Related topics: cells · protein · cell death · neurons · brain

Lysosome to mitochondria communication regulates longevity

As people get older, they often feel less energetic, mobile or active. This may be due in part to a decline in mitochondria, the tiny powerhouses inside of our cells, which provide energy and regulate metabolism. In fact, ...

Mitochondrial distress signaling pathway revealed in new study

Mitochondria cannot autonomously cope with stress and must instead call on the cell for help. Molecular geneticists at LMU have identified the long-sought signaling pathway which enables the organelles to do so.

Unexpected insights into the dynamic structure of mitochondria

As power plants and energy stores, mitochondria are essential components of almost all cells in plants, fungi and animals. Until now, it has been assumed that these functions underlie a static structure of mitochondrial membranes. ...

Control of a mitochondrial protective mechanism identified

Mitochondria are essential for normal functioning of almost all cells, since they are the main production sites of the energy-carrying molecule adenosine triphosphate (ATP). In addition, mitochondria are the key sites of ...

Cells lose their ability to share resources as we get older

A research team led by The University of Western Australia has found that our cells deteriorate and share fewer resources as we age, which can lead to the onset of diseases such as osteoporosis, arthritis, cardiovascular ...

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Mitochondrion

In cell biology, a mitochondrion (plural mitochondria) is a membrane-enclosed organelle found in most eukaryotic cells. These organelles range from 0.5–10 micrometers (μm) in diameter. Mitochondria are sometimes described as "cellular power plants" because they generate most of the cell's supply of adenosine triphosphate (ATP), used as a source of chemical energy. In addition to supplying cellular energy, mitochondria are involved in a range of other processes, such as signaling, cellular differentiation, cell death, as well as the control of the cell cycle and cell growth. Mitochondria have been implicated in several human diseases, including mitochondrial disorders and cardiac dysfunction, and may play a role in the aging process. The word mitochondrion comes from the Greek μίτος or mitos, thread + χονδρίον or khondrion, granule.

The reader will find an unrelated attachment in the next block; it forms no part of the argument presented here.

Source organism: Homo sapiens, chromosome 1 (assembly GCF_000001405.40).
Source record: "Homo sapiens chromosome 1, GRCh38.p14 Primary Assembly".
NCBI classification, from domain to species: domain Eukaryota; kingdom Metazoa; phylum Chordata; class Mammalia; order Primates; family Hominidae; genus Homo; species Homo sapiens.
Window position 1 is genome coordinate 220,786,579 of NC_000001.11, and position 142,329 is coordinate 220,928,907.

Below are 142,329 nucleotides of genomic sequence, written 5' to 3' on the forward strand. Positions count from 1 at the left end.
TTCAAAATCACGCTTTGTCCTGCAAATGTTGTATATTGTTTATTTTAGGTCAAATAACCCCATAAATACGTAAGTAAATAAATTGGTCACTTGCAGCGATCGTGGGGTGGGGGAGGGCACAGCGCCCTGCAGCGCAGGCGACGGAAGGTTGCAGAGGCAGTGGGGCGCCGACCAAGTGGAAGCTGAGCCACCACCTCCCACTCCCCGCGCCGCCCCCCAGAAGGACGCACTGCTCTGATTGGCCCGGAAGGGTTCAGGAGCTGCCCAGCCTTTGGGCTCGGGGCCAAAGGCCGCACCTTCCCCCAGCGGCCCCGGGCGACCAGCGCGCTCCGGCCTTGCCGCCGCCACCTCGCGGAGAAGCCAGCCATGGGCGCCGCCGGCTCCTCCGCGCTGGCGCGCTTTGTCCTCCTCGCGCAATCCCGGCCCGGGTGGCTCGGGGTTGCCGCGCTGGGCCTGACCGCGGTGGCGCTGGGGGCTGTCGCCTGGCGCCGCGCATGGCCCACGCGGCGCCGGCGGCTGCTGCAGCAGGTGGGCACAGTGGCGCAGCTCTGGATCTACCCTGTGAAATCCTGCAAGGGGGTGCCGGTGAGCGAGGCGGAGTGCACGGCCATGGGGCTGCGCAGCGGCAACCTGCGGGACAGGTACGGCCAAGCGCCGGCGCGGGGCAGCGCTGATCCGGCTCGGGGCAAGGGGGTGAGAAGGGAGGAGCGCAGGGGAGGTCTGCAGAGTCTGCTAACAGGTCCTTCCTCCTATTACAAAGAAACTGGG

Several characteristics make mitochondria unique. The number of mitochondria in a cell varies widely by organism and tissue type. Many cells have only a single mitochondrion, whereas others can contain several thousand mitochondria. The organelle is composed of compartments that carry out specialized functions. These compartments or regions include the outer membrane, the intermembrane space, the inner membrane, and the cristae and matrix. Mitochondrial proteins vary depending on the tissue and the species. In humans, 615 distinct types of proteins have been identified from cardiac mitochondria; whereas in Murinae (rats), 940 proteins encoded by distinct genes have been reported. The mitochondrial proteome is thought to be dynamically regulated. Although most of a cell's DNA is contained in the cell nucleus, the mitochondrion has its own independent genome. Further, its DNA shows substantial similarity to bacterial genomes.

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